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Open Files with Finder's App Switcher

Say you're in the Finder looking at a file and you want to open it with an application that's already running but which doesn't own that particular document. How? Switch to that app and choose File > Open? Too many steps. Choose Open With from the file's contextual menu? Takes too long, and the app might not be listed. Drag the file to the Dock and drop it onto the app's icon? The icon might be hard to find; worse, you might miss.

In Leopard there's a new solution: use the Command-Tab switcher. Yes, the Command-Tab switcher accepts drag-and-drop! The gesture required is a bit tricky. Start dragging the file in the Finder: move the file, but don't let up on the mouse button. With your other hand, press Command-Tab to summon the switcher, and don't let up on the Command key. Drag the file onto the application's icon in the switcher and let go of the mouse. (Now you can let go of the Command key too.) Extra tip: If you switch to the app beforehand, its icon in the Command-Tab switcher will be easy to find; it will be first (or second).

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TidBITS Japanese Translators Unharmed in Earthquake and Tsunami

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One of the highly pleasant side effects of publishing TidBITS for nearly 21 years is that it’s given us the opportunity to meet and work with many people around the world. The downside of that is that you worry about your friends in situations like the earthquake and associated tsunami that crashed against the eastern coast of northeastern Japan last week.

While many thousands of people remain unaccounted for, and the Japanese struggle to maintain their damaged nuclear reactors, we did receive one small bit of good news here. All the volunteers who translate TidBITS into Japanese each week survived the earthquake and tsunami unharmed, with most of them happening to live in parts of Japan that were largely unaffected. That said, it’s impossible not to worry about the thousands of TidBITS readers in Japan who we don’t know personally.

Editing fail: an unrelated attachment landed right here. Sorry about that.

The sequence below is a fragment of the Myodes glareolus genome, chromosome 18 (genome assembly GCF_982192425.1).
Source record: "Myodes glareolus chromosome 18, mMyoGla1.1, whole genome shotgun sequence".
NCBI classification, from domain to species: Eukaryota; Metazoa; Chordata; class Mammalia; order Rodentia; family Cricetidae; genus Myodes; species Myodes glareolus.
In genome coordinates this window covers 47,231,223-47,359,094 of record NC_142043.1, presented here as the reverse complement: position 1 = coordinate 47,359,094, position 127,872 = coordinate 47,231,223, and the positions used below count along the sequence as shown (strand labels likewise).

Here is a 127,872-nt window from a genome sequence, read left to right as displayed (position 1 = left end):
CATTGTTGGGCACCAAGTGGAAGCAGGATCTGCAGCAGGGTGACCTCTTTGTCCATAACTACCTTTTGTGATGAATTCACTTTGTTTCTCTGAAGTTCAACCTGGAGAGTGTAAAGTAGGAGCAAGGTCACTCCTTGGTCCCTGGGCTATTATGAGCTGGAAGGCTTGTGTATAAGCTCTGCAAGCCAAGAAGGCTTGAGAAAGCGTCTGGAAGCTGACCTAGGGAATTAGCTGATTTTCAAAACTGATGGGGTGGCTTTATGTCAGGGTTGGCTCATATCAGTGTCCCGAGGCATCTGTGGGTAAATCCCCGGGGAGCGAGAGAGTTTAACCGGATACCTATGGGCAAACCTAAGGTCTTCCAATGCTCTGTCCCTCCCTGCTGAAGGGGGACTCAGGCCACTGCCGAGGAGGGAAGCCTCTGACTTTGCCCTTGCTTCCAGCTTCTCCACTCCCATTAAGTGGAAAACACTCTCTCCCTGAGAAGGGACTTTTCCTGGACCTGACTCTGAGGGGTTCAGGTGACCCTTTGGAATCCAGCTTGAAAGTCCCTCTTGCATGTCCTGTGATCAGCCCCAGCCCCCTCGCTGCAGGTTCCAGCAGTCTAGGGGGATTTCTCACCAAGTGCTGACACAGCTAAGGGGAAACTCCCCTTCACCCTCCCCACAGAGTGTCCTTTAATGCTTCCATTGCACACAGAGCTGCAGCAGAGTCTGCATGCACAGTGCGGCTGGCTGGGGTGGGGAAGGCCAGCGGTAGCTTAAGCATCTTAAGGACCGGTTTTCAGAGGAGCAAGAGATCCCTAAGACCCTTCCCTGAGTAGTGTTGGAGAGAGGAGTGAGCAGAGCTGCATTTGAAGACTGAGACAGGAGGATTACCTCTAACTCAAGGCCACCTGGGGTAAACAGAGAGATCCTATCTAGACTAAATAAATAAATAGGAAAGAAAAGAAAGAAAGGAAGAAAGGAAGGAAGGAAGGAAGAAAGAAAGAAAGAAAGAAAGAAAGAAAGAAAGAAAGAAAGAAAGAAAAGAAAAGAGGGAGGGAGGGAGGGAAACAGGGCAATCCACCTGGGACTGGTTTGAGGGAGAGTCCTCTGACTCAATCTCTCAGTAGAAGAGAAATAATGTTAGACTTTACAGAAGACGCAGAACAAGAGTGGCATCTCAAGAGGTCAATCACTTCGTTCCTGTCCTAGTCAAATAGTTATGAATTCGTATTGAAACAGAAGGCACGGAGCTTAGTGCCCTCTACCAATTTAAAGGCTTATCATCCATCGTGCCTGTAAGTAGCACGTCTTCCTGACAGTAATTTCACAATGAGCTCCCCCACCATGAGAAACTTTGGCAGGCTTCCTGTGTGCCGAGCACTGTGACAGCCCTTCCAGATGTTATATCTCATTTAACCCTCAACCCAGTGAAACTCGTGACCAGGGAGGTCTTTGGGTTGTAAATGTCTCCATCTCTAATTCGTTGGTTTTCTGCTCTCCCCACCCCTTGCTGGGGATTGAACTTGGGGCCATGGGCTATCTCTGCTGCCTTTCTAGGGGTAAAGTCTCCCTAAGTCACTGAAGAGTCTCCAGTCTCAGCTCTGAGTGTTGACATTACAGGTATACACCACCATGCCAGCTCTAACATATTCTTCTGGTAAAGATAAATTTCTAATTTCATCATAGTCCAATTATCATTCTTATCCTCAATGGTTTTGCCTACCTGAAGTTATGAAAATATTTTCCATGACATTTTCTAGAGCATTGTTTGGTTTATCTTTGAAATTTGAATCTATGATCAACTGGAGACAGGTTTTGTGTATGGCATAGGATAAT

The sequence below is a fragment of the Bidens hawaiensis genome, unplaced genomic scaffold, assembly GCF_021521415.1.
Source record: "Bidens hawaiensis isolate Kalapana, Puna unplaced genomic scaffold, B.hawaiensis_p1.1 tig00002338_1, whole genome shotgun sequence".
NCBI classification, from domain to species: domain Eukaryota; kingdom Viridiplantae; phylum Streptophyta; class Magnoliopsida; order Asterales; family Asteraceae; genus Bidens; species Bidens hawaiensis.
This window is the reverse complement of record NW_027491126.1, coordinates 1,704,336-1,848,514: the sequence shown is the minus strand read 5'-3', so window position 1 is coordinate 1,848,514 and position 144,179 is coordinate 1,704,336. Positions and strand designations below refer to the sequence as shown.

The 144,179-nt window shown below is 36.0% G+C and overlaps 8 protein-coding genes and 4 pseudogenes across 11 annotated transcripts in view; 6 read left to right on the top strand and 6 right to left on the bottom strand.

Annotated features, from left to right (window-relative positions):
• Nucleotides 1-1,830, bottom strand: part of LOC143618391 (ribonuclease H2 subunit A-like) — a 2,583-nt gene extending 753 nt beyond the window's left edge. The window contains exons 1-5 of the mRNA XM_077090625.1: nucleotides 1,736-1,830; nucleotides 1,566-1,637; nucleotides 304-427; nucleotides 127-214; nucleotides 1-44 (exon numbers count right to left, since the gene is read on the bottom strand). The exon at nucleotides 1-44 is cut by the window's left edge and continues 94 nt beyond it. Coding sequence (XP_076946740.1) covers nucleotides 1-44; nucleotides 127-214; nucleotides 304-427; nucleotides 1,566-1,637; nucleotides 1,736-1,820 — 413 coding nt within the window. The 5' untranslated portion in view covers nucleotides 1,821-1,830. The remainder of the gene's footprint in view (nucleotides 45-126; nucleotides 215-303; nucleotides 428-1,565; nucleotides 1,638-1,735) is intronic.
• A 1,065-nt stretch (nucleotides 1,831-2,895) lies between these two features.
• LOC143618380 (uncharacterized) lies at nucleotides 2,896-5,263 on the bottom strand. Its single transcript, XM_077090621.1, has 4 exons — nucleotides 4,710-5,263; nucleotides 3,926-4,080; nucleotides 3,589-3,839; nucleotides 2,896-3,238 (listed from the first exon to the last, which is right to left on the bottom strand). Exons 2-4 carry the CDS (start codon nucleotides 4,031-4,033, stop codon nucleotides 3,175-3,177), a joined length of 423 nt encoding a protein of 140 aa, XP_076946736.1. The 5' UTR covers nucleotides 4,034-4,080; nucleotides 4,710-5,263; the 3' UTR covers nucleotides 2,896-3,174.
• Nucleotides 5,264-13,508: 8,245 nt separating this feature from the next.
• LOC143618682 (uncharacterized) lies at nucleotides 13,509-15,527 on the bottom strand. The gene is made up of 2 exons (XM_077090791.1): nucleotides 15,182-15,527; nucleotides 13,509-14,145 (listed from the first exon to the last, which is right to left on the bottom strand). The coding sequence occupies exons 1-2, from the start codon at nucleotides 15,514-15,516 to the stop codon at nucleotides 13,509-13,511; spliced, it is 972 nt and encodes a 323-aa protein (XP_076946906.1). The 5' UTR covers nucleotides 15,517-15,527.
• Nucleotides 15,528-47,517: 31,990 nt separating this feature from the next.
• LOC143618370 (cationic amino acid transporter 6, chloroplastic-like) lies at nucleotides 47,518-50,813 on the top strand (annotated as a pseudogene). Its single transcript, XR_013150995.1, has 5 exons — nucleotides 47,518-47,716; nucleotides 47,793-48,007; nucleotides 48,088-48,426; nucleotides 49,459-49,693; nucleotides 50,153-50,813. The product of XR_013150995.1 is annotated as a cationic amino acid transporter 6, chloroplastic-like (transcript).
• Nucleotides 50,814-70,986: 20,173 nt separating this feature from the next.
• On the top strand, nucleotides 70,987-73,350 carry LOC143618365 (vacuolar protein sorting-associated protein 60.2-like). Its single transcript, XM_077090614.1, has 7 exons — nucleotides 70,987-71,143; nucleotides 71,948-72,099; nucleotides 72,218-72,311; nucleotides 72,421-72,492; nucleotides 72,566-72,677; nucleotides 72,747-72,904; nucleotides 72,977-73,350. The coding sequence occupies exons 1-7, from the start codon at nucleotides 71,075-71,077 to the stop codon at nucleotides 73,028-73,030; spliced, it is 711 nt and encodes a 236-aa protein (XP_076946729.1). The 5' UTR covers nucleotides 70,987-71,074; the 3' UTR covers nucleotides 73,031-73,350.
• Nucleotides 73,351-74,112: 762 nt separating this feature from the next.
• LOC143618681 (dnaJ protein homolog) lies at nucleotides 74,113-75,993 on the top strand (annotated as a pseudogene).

The toll on human lives, property, and the Japanese economy is incalculable, and the effort to recover and rebuild will be immense. You can get a sense of the damage and destruction from Boston.com’s Big Picture page of photos of the initial event and the aftermath, plus interactive before-and-after satellite photos published by the New York Times and video footage at BBC News.

Donations to relief efforts are extremely welcome; Google has a page linking to a number of the primary relief organizations working in Japan now.

 

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Comments about TidBITS Japanese Translators Unharmed in Earthquake and Tsunami

Adam C. Engst  An apple icon for a TidBITS Staffer 2011-03-18 15:07
Google now has an even more comprehensive page about the event - it's well worth checking out.

http://www.google.co.jp/intl/en/crisisresponse/japanquake2011.html